As a fire-dependent natural community, the primary threat to pitch pine-oak forests is the suppression of fire. Other threats to this community include fragmenting development (e.g., residential development, roads), recreational overuse (e.g., ATVs, hikers, mountain bikes, trash dumping), and habitat alteration (e.g., excessive logging, construction of utility ROWs). Several examples of pitch pine-oak forest are threatened by invasive species, such as Japanese barberry (Berberis thunbergii), black locust (Robinia pseudoacacia), multiflora rose (Rosa multiflora), buckthorn (Rhamnus cathartica), Asiatic bittersweet (Celastrus orbiculatus), Japanese honeysuckle (Lonicera japonica), and garlic mustard (Alliaria petiolaris).The oak trees in pitch pine-oak forests may be threatened by the non-native gypsy moth (Lymantria dispar) which is one of North America's most destructive forest pests. The gypsy moth is known to feed on the foliage of hundreds of species of plants in North America but its most common hosts are oaks (Quercus spp.) and aspen (Populus spp.). Gypsy moth populations are typically eruptive in North America; in any forest stand densities may fluctuate from near 1 egg mass per ha to over 1,000 per ha. When densities reach very high levels, trees may become completely defoliated. Several successive years of defoliation, along with other biotic and abiotic stress factors, may ultimately result in tree mortality (McManus et al. 1980, Liebold 2003 ).
|Conservation Strategies and Management Practices||
Develop and implement presribed burn plans at appropriate sites. Reduce or minimize fragmenting features, such as roads, abandoned clearings, unnecessary trails, etc. Restrict mountain bikes and ATVs to designated trails and least sensitive areas, and prevent dumping of trash.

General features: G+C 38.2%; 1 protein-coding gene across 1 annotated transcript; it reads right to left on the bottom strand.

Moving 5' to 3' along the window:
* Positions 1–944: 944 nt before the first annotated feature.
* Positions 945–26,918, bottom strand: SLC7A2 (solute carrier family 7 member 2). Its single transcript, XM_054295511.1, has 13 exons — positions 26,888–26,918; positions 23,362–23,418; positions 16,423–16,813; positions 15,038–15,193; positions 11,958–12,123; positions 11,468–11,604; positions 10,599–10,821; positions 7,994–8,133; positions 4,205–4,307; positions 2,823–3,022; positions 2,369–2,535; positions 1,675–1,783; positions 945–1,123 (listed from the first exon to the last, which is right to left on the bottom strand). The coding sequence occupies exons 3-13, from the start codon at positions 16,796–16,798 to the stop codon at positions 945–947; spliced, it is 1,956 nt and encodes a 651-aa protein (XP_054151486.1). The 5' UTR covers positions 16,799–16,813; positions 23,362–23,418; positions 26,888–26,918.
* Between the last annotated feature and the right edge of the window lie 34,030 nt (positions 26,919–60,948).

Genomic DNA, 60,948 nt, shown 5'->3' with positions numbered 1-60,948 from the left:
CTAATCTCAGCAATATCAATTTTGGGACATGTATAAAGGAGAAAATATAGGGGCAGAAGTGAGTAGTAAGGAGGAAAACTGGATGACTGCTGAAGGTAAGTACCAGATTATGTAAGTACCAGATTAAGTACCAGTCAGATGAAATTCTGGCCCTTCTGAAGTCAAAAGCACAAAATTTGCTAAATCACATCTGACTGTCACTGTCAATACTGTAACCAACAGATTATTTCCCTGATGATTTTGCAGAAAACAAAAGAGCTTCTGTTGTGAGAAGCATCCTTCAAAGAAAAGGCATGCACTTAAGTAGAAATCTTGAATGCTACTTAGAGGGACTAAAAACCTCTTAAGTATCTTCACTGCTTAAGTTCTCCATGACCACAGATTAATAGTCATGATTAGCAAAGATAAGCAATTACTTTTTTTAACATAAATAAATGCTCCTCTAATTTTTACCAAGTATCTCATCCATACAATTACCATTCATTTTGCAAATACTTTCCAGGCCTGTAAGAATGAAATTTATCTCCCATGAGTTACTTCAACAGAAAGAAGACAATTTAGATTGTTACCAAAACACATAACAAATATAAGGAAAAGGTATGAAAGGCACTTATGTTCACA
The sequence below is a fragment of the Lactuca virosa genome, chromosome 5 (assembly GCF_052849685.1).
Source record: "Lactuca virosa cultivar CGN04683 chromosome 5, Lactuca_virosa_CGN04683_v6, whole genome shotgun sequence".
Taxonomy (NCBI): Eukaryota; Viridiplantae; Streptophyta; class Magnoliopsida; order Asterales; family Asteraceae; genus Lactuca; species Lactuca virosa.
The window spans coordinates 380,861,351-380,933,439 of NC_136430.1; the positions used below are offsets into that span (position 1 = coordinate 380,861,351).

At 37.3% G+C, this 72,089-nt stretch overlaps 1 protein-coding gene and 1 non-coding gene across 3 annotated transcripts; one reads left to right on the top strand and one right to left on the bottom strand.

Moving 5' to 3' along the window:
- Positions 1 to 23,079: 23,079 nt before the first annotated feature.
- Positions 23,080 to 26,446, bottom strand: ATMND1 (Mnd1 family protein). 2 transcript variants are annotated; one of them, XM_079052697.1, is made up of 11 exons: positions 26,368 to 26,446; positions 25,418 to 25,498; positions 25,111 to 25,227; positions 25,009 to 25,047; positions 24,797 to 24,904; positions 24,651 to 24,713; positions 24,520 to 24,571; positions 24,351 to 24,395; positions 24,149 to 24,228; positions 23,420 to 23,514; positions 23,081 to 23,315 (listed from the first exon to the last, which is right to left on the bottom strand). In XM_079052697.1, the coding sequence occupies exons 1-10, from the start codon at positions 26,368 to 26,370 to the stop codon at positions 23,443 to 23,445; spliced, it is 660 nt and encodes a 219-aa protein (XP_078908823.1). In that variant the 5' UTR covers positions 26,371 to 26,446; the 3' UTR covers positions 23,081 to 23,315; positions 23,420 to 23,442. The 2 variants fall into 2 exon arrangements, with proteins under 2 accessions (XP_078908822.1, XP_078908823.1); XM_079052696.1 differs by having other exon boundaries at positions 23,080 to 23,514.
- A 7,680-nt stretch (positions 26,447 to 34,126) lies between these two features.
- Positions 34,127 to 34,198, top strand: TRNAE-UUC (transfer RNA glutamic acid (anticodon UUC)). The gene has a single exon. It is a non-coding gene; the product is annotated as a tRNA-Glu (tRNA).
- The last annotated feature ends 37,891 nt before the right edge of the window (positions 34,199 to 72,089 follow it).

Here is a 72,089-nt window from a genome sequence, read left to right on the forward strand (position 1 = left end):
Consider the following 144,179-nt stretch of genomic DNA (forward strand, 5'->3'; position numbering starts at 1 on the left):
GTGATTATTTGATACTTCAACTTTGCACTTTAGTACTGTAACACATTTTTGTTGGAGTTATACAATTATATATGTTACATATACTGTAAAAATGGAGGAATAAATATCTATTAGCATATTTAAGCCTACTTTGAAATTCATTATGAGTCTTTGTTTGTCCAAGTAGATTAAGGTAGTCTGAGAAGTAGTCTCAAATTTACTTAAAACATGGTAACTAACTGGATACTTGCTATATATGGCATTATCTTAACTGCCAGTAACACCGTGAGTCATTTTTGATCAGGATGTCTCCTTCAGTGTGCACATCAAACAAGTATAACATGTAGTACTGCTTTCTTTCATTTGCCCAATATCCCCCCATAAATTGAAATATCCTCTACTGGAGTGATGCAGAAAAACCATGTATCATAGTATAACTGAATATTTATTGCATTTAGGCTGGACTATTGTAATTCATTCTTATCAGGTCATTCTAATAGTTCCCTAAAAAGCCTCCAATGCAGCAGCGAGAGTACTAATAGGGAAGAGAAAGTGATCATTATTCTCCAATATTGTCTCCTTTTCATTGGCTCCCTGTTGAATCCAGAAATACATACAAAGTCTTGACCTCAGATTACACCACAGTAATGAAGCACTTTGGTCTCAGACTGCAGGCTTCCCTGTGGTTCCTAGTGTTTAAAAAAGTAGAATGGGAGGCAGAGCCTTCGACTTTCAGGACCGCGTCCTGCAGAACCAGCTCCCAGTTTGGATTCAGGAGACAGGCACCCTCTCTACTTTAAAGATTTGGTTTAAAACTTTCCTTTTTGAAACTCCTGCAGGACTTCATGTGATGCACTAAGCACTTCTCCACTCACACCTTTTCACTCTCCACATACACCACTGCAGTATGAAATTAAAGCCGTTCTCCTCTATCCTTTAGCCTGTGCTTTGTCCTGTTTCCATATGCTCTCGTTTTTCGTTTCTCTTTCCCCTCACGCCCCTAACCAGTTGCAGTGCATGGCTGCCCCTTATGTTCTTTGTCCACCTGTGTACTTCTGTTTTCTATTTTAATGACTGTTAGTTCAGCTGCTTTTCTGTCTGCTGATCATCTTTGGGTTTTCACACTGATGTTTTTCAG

Management should focus on activities that help maintain regeneration of the species associated with this community. Deer have been shown to have negative effects on forest understories (Miller et al. 1992, Augustine and French 1998, Knight 2003) and management efforts should strive to ensure that regenerating trees and shrubs are not so heavily browsed that they cannot replace overstory trees. Encourage selective logging in areas that are under active forestry.
|Development and Mitigation Considerations||
Strive to minimize fragmentation of large forest blocks by focusing development on forest edges, minimizing the width of roads and road corridors extending into forests, and designing cluster developments that minimize the spatial extent of the development. Development projects with the least impact on large forests and all the plants and animals living within these forests are those developments built on brownfields or other previously developed land. These projects have the added benefit of matching sustainable development practices (for example, see: The President's Council on Sustainable Development 1999 final report, US Green Building Council's Leadership in Energy and Environmental Design certification process at http://www.usgbc.org/).
Research the composition of pitch pine-oak forests statewide in order to characterize variations (e.g., coastal plain, inland, and northern types). Collect sufficient plot data to support the recognition of several distinct pitch pine-oak forest types based on composition and by ecoregion. Determine the optimal fire regime for this community.